Square Exec discusses Metaverse and electronic payment trends

Since major retailers are considering the potential of Metaverse as their next revenue stream, most retailers are far from thinking. Many are new to electronic payment technology.

But look at the average Main Street dealer these virtual goods and environments as a future profit center? We asked this question and many more to Roshan Jhunja, CEO and Head of Retail at Square.

Square was launched in 2009 to enable small businesses to accept credit card payments and use tablets as point of sale register. The company’s main customers remain small and medium-sized enterprises. That said, in its 13-year history, Square has expanded into consumer payments (Cash App), music streaming (Tidal), cryptocurrency (Spiral), and financial services, from payroll and human resources, including Afterpay, a “buy now, pay later” ”Installment loans which together with peers Klarna, Sezzle and Affirm have be subject to control of the mainstream press.

Square renamed itself Block at the end of 2021, but retains many products and services under the Square brand.

Square launched e-commerce hosting. Why was it a good strategy to go for well-established companies like Shopify, BigCommerce, Magento and even marketplaces like Amazon – which in some cases are your e-payment partners?

Roshan JhujaRoshan Jhuja

Roshan Jhunja: Our DNA is in bricks and mortar. You can compare us to the pop-up shop at the farmer’s market, the coffee shop. It is always personal payment. We primarily seek to enable salespeople who started offline or in-store to move online.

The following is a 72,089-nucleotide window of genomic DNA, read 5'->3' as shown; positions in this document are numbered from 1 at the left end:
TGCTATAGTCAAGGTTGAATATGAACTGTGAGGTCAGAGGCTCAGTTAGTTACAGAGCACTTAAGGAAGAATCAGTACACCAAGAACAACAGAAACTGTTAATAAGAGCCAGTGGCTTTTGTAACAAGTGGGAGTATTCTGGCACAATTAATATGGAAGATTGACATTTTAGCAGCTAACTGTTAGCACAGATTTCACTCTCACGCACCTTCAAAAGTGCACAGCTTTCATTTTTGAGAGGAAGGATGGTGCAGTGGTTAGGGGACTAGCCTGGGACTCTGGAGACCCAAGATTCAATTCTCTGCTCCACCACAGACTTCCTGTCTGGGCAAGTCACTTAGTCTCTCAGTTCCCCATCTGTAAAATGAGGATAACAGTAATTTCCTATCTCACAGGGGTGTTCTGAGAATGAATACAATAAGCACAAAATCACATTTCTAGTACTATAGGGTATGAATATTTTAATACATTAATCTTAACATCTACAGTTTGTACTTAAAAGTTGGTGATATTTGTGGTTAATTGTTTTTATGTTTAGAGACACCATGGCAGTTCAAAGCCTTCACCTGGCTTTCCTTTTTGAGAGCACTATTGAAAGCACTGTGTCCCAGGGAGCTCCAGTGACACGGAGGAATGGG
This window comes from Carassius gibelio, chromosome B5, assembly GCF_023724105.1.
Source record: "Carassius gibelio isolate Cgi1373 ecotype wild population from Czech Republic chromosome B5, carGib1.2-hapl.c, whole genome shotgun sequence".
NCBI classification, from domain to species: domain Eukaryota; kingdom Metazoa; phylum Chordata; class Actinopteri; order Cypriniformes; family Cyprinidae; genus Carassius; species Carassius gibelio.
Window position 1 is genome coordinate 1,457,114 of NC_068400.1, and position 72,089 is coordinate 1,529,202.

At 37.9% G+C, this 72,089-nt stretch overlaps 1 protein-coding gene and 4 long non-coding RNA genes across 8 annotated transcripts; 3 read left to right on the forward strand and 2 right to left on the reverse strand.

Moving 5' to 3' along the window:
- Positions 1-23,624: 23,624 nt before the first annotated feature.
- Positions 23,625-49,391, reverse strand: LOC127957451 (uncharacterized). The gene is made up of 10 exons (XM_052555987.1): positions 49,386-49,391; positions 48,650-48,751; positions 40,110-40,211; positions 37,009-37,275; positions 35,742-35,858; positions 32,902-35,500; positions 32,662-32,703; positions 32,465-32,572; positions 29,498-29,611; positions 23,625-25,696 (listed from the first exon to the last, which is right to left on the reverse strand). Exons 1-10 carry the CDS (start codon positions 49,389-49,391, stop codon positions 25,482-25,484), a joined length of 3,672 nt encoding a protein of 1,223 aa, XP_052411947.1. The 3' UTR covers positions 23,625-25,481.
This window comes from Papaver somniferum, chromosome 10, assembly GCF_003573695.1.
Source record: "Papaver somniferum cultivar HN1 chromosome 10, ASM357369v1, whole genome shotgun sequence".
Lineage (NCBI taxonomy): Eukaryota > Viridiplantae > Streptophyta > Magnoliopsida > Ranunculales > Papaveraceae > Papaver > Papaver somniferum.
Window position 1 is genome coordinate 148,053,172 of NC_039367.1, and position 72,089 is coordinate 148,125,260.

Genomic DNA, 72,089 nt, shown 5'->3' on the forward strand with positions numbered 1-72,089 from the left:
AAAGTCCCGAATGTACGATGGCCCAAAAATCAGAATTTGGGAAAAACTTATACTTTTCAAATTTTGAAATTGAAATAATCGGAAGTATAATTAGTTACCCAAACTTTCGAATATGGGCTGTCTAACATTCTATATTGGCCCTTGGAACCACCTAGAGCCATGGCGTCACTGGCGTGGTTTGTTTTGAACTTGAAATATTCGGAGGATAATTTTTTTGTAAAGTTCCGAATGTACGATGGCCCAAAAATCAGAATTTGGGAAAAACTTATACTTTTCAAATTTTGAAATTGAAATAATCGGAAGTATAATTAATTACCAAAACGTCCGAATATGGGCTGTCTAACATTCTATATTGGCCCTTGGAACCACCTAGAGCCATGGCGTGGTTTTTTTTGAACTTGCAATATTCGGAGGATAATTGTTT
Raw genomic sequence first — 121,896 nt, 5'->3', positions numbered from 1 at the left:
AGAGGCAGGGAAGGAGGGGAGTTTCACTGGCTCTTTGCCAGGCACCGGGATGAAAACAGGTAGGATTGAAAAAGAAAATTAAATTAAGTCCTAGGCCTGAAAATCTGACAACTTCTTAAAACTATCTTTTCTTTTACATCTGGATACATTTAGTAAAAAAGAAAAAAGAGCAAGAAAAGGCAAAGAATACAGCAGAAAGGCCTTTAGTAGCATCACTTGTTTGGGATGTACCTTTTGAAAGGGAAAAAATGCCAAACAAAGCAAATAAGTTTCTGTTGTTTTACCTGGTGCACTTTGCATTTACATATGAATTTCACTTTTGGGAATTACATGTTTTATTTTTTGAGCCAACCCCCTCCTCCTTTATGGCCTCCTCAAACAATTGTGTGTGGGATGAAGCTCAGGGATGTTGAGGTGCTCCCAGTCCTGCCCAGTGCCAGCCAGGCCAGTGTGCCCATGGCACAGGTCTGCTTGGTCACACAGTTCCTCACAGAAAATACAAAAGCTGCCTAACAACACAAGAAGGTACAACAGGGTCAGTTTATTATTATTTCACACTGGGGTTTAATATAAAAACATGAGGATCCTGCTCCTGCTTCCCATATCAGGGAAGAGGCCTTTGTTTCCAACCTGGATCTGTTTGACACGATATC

We have ways for customers to set up online stores and you can sell on TikTok and Instagram. Much of this has been accelerated by the pandemic. We tried in a way to ensure that salespeople could switch from their in-store sales experience to an online sales experience. Now it is a large omnichannel continuum. This is where we are; we give salespeople who know a lot about sales personally the opportunity to tackle the very complex world of digital sales across all of these different channels and markets.

It was launched just before the pandemic. And what happened then?

Jhunja: If you have plotted adoption as a curve, I think the pandemic has pushed us much further, faster. We were already going there. Most people when they change their behavior – whether it’s a consumer who wants to buy online or a seller who wants to start selling online – need a push, a reason to do so. It’s either critical mass, like your customers coming in and asking, “Why don’t you have a website?” or salespeople want to expand and attract a new demographic.

The pandemic was a major push because you had no other choice – if you wanted to stay in business, you could not physically sell anymore, so everyone had to build websites overnight and find out everything that was going on online. It forced a lot of reflection and gave people a little kick that they otherwise would not have gotten.

From your perspective, work with all dealers – not just large chains experimenting with the metaverse – is there a lot of enthusiasm for selling in the meta verse?